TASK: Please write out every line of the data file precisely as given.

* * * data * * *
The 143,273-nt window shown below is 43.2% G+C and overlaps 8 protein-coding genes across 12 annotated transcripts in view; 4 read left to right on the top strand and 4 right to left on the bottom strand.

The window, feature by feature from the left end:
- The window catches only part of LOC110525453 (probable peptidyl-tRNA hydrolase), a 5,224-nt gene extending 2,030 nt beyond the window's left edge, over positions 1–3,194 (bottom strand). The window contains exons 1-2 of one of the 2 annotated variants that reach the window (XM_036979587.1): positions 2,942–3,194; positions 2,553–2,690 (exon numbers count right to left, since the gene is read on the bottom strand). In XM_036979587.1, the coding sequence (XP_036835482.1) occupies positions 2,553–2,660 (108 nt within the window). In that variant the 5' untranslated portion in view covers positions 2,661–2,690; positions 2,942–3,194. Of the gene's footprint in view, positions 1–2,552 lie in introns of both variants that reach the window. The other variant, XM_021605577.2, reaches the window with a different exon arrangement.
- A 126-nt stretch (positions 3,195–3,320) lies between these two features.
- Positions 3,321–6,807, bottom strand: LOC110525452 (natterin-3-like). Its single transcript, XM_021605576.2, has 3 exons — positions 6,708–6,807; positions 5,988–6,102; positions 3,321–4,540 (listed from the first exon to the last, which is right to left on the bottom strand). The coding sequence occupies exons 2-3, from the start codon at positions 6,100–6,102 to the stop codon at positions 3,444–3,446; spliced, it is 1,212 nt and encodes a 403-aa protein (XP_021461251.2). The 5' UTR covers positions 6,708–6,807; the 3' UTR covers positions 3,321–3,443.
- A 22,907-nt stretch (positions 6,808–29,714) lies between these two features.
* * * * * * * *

The 143,273-nt window shown below is 43.2% G+C and overlaps 8 protein-coding genes across 12 annotated transcripts in view; 4 read left to right on the top strand and 4 right to left on the bottom strand.

The window, feature by feature from the left end:
- The window catches only part of LOC110525453 (probable peptidyl-tRNA hydrolase), a 5,224-nt gene extending 2,030 nt beyond the window's left edge, over positions 1–3,194 (bottom strand). The window contains exons 1-2 of one of the 2 annotated variants that reach the window (XM_036979587.1): positions 2,942–3,194; positions 2,553–2,690 (exon numbers count right to left, since the gene is read on the bottom strand). In XM_036979587.1, the coding sequence (XP_036835482.1) occupies positions 2,553–2,660 (108 nt within the window). In that variant the 5' untranslated portion in view covers positions 2,661–2,690; positions 2,942–3,194. Of the gene's footprint in view, positions 1–2,552 lie in introns of both variants that reach the window. The other variant, XM_021605577.2, reaches the window with a different exon arrangement.
- A 126-nt stretch (positions 3,195–3,320) lies between these two features.
- Positions 3,321–6,807, bottom strand: LOC110525452 (natterin-3-like). Its single transcript, XM_021605576.2, has 3 exons — positions 6,708–6,807; positions 5,988–6,102; positions 3,321–4,540 (listed from the first exon to the last, which is right to left on the bottom strand). The coding sequence occupies exons 2-3, from the start codon at positions 6,100–6,102 to the stop codon at positions 3,444–3,446; spliced, it is 1,212 nt and encodes a 403-aa protein (XP_021461251.2). The 5' UTR covers positions 6,708–6,807; the 3' UTR covers positions 3,321–3,443.
- A 22,907-nt stretch (positions 6,808–29,714) lies between these two features.